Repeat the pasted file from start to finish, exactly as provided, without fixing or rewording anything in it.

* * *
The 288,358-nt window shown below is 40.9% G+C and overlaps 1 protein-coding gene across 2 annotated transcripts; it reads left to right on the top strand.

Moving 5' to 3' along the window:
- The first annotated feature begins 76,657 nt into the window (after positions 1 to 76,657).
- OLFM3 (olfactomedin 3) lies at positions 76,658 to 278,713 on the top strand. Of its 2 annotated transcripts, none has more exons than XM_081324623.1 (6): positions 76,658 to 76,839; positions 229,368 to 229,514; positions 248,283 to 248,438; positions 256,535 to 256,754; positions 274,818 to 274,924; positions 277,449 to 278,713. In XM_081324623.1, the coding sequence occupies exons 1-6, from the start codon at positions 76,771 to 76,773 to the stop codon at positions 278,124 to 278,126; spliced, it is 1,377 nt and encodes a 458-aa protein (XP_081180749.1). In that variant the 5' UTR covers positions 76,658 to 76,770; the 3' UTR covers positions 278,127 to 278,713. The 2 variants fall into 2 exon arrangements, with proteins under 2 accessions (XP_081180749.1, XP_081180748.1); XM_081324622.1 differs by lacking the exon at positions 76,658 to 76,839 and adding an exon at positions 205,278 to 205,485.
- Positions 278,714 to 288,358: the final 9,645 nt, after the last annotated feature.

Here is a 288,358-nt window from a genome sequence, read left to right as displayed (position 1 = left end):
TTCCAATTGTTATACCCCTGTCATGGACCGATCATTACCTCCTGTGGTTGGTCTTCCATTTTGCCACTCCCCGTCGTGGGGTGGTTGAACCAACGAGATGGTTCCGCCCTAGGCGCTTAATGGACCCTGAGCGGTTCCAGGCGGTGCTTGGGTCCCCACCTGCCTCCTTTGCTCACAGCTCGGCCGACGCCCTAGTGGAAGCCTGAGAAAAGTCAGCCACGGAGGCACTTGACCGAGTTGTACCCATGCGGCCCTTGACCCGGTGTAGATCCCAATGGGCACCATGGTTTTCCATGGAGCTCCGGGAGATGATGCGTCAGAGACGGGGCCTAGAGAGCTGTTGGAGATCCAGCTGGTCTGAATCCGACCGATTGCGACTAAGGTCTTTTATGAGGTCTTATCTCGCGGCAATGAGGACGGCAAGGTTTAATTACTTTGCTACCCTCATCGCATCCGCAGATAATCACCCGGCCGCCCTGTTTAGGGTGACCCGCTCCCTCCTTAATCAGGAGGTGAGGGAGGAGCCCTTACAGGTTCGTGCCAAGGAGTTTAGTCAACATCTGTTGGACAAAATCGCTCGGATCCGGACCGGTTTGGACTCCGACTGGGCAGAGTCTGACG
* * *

The 288,358-nt window shown below is 40.9% G+C and overlaps 1 protein-coding gene across 2 annotated transcripts; it reads left to right on the top strand.

Moving 5' to 3' along the window:
- The first annotated feature begins 76,657 nt into the window (after positions 1 to 76,657).
- OLFM3 (olfactomedin 3) lies at positions 76,658 to 278,713 on the top strand. Of its 2 annotated transcripts, none has more exons than XM_081324623.1 (6): positions 76,658 to 76,839; positions 229,368 to 229,514; positions 248,283 to 248,438; positions 256,535 to 256,754; positions 274,818 to 274,924; positions 277,449 to 278,713. In XM_081324623.1, the coding sequence occupies exons 1-6, from the start codon at positions 76,771 to 76,773 to the stop codon at positions 278,124 to 278,126; spliced, it is 1,377 nt and encodes a 458-aa protein (XP_081180749.1). In that variant the 5' UTR covers positions 76,658 to 76,770; the 3' UTR covers positions 278,127 to 278,713. The 2 variants fall into 2 exon arrangements, with proteins under 2 accessions (XP_081180749.1, XP_081180748.1); XM_081324622.1 differs by lacking the exon at positions 76,658 to 76,839 and adding an exon at positions 205,278 to 205,485.
- Positions 278,714 to 288,358: the final 9,645 nt, after the last annotated feature.

Here is a 288,358-nt window from a genome sequence, read left to right as displayed (position 1 = left end):
TTCCAATTGTTATACCCCTGTCATGGACCGATCATTACCTCCTGTGGTTGGTCTTCCATTTTGCCACTCCCCGTCGTGGGGTGGTTGAACCAACGAGATGGTTCCGCCCTAGGCGCTTAATGGACCCTGAGCGGTTCCAGGCGGTGCTTGGGTCCCCACCTGCCTCCTTTGCTCACAGCTCGGCCGACGCCCTAGTGGAAGCCTGAGAAAAGTCAGCCACGGAGGCACTTGACCGAGTTGTACCCATGCGGCCCTTGACCCGGTGTAGATCCCAATGGGCACCATGGTTTTCCATGGAGCTCCGGGAGATGATGCGTCAGAGACGGGGCCTAGAGAGCTGTTGGAGATCCAGCTGGTCTGAATCCGACCGATTGCGACTAAGGTCTTTTATGAGGTCTTATCTCGCGGCAATGAGGACGGCAAGGTTTAATTACTTTGCTACCCTCATCGCATCCGCAGATAATCACCCGGCCGCCCTGTTTAGGGTGACCCGCTCCCTCCTTAATCAGGAGGTGAGGGAGGAGCCCTTACAGGTTCGTGCCAAGGAGTTTAGTCAACATCTGTTGGACAAAATCGCTCGGATCCGGACCGGTTTGGACTCCGACTGGGCAGAGTCTGACG